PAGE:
Printed from:
2020-09-24 10:16:00


DINING -> Restaurants
By Anatol Steven. 16.01.2015

Elizabetes 10b , Riga Phone: 6610 3334
Skype: 3
Working hours: Mon-Thu 10.00 - 23.00
Fri-Sat 10.00 - 24.00
Sun 10.00 - 23.00

It's hard to fault the authentic Uzbek dishes at Uzbegims. Riga boasts an amazing number of restaurants serving authentic national cuisines from around the world. Uzbek food is of course among these, but not all of the city’s Uzbek restaurants have survived the test of time. We hope that the newest, Uzbegims, succeeds in attracting more visitors as it is hard to fault their dishes.

In one of the busier parts of Riga’s dazzling Art Nouveau district, descend a few steps from street level to an opulent interior of bright colors – green from plants hanging from one side of the ceiling, sky blue from veiled curtains drawn across some of the tables, multicolored cushions, exotic Central Asian decorative plates and musical instruments mounted on the walls. Spotless glasses and cutlery adorn the white-cloth tables. 

By day, wealthy Russian-speaking businessmen lunch at Uzbegims, discussing deals by phone as they eat. It gets livelier in the evenings, as romantic couples and families come to enjoy plov and shashlik of every description. Courteous white-gloved waiters and waitresses in traditional costume move efficiently between the tables.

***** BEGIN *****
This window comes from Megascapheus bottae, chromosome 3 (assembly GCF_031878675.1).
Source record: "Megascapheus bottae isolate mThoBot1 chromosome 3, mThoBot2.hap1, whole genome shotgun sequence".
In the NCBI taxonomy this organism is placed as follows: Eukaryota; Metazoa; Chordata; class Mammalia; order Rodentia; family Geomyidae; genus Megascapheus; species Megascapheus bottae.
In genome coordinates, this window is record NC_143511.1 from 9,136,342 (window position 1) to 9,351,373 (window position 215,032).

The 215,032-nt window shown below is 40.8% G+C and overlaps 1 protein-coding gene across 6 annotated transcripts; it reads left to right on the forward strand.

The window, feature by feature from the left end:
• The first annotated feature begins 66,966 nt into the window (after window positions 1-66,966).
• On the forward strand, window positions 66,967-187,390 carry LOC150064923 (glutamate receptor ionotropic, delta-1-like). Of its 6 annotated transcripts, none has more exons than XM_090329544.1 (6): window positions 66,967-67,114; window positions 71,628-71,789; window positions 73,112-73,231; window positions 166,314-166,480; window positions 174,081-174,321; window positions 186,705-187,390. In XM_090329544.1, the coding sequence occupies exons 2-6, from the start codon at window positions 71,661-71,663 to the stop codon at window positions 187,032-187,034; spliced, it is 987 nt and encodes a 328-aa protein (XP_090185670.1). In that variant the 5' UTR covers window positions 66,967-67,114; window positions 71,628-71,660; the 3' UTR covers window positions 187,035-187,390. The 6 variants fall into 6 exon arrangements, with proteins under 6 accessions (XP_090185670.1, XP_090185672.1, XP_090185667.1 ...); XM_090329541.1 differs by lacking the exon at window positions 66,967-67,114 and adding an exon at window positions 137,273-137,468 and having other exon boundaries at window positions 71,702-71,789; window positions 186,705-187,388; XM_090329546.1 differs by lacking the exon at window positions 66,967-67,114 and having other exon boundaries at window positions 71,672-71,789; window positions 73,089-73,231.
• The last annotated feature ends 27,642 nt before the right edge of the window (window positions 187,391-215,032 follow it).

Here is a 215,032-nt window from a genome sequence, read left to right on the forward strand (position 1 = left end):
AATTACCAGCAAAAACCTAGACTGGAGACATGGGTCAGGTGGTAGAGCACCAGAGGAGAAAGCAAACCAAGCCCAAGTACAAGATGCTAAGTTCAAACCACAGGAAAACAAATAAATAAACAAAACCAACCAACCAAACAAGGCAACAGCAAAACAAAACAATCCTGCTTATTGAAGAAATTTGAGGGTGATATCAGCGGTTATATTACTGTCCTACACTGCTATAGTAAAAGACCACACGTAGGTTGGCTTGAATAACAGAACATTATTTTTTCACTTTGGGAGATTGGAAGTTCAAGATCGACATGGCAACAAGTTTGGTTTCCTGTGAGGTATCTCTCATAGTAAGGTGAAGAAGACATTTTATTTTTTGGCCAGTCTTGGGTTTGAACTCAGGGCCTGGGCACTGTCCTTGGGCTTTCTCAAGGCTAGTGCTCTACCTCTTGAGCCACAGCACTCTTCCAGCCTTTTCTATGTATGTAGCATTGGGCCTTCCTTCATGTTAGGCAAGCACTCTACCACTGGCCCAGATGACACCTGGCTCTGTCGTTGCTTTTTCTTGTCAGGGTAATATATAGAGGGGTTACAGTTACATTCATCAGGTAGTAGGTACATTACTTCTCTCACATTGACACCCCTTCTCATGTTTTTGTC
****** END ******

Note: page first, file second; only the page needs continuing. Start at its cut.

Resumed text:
We ordered lagman soup (€7.90), a rich and fabulous meal-in-a-bowl, with chunks of super-tender lamb, thick and slightly chewy homemade noodles, potatoes, sweet pepper, onions, celery, garlic and “oriental radish”. It may not first appear especially sizeable, but together with the buttery and spongy flatbread baked in the restaurant’s own tandir oven, it’s filling enough. This is Central Asian comfort food, warming on cold days and nights.

Among the other authentic specialties on the menu – which we’ll try on our next visit – is kazi, a kind of sausage made from horsemeat. Beshbarmak is a spicy dish also with horsemeat and noodles, which means “five fingers” as traditionally you eat it with your hands, though nobody would expect you to do that at Uzbegims.

Better-known dishes include dolma and, of course, plov. There are four kinds of plov to opt for, including the sumptuous “wedding pilaf”, which must be ordered at least two hours beforehand and feeds five people for €60.

Whatever you order, wash it down with chilled vodka and glasses of deliciously fresh and natural cranberry mors, and end the meal with pahlava and halva.